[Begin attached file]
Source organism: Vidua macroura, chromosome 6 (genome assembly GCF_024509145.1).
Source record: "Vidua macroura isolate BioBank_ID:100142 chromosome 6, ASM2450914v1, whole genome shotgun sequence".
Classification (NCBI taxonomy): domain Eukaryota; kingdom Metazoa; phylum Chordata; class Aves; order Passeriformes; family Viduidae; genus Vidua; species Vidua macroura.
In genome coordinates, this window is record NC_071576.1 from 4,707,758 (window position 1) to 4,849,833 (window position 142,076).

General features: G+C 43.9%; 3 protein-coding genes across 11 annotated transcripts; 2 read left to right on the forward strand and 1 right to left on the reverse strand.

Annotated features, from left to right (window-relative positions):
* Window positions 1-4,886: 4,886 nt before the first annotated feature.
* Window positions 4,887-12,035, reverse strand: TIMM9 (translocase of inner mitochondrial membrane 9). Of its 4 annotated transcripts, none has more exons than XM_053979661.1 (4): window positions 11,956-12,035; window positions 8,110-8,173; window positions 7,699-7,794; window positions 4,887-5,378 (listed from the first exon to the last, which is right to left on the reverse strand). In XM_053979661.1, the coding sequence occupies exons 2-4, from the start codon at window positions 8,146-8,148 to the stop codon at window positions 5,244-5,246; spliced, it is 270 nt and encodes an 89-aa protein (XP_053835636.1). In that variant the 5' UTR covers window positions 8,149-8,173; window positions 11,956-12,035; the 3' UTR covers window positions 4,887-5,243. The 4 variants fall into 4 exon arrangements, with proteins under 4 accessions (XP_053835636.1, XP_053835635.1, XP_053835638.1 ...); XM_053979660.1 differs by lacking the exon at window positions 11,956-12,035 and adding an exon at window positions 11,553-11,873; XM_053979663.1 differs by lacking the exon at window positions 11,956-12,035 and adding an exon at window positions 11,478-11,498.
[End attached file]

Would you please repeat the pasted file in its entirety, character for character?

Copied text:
Source organism: Vidua macroura, chromosome 6 (genome assembly GCF_024509145.1).
Source record: "Vidua macroura isolate BioBank_ID:100142 chromosome 6, ASM2450914v1, whole genome shotgun sequence".
Classification (NCBI taxonomy): domain Eukaryota; kingdom Metazoa; phylum Chordata; class Aves; order Passeriformes; family Viduidae; genus Vidua; species Vidua macroura.
In genome coordinates, this window is record NC_071576.1 from 4,707,758 (window position 1) to 4,849,833 (window position 142,076).

General features: G+C 43.9%; 3 protein-coding genes across 11 annotated transcripts; 2 read left to right on the forward strand and 1 right to left on the reverse strand.

Annotated features, from left to right (window-relative positions):
* Window positions 1-4,886: 4,886 nt before the first annotated feature.
* Window positions 4,887-12,035, reverse strand: TIMM9 (translocase of inner mitochondrial membrane 9). Of its 4 annotated transcripts, none has more exons than XM_053979661.1 (4): window positions 11,956-12,035; window positions 8,110-8,173; window positions 7,699-7,794; window positions 4,887-5,378 (listed from the first exon to the last, which is right to left on the reverse strand). In XM_053979661.1, the coding sequence occupies exons 2-4, from the start codon at window positions 8,146-8,148 to the stop codon at window positions 5,244-5,246; spliced, it is 270 nt and encodes an 89-aa protein (XP_053835636.1). In that variant the 5' UTR covers window positions 8,149-8,173; window positions 11,956-12,035; the 3' UTR covers window positions 4,887-5,243. The 4 variants fall into 4 exon arrangements, with proteins under 4 accessions (XP_053835636.1, XP_053835635.1, XP_053835638.1 ...); XM_053979660.1 differs by lacking the exon at window positions 11,956-12,035 and adding an exon at window positions 11,553-11,873; XM_053979663.1 differs by lacking the exon at window positions 11,956-12,035 and adding an exon at window positions 11,478-11,498.